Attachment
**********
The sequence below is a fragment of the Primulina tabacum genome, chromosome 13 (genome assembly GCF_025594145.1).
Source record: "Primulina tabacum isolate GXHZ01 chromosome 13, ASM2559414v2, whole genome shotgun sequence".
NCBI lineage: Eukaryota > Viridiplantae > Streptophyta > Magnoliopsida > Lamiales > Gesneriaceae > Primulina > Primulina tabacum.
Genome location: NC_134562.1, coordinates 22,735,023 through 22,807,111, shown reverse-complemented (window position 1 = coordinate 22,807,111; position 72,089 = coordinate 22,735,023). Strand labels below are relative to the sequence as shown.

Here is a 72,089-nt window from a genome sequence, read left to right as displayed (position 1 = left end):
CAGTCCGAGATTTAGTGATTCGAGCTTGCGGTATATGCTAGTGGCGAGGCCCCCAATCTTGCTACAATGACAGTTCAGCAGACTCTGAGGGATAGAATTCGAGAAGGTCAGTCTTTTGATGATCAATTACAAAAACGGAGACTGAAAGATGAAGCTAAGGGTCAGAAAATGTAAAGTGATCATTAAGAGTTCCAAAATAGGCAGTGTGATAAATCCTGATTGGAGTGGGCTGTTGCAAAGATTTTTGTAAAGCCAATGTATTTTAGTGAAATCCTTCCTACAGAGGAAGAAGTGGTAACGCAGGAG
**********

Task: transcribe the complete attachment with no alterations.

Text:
The sequence below is a fragment of the Primulina tabacum genome, chromosome 13 (genome assembly GCF_025594145.1).
Source record: "Primulina tabacum isolate GXHZ01 chromosome 13, ASM2559414v2, whole genome shotgun sequence".
NCBI lineage: Eukaryota > Viridiplantae > Streptophyta > Magnoliopsida > Lamiales > Gesneriaceae > Primulina > Primulina tabacum.
Genome location: NC_134562.1, coordinates 22,735,023 through 22,807,111, shown reverse-complemented (window position 1 = coordinate 22,807,111; position 72,089 = coordinate 22,735,023). Strand labels below are relative to the sequence as shown.

Here is a 72,089-nt window from a genome sequence, read left to right as displayed (position 1 = left end):
CAGTCCGAGATTTAGTGATTCGAGCTTGCGGTATATGCTAGTGGCGAGGCCCCCAATCTTGCTACAATGACAGTTCAGCAGACTCTGAGGGATAGAATTCGAGAAGGTCAGTCTTTTGATGATCAATTACAAAAACGGAGACTGAAAGATGAAGCTAAGGGTCAGAAAATGTAAAGTGATCATTAAGAGTTCCAAAATAGGCAGTGTGATAAATCCTGATTGGAGTGGGCTGTTGCAAAGATTTTTGTAAAGCCAATGTATTTTAGTGAAATCCTTCCTACAGAGGAAGAAGTGGTAACGCAGGAG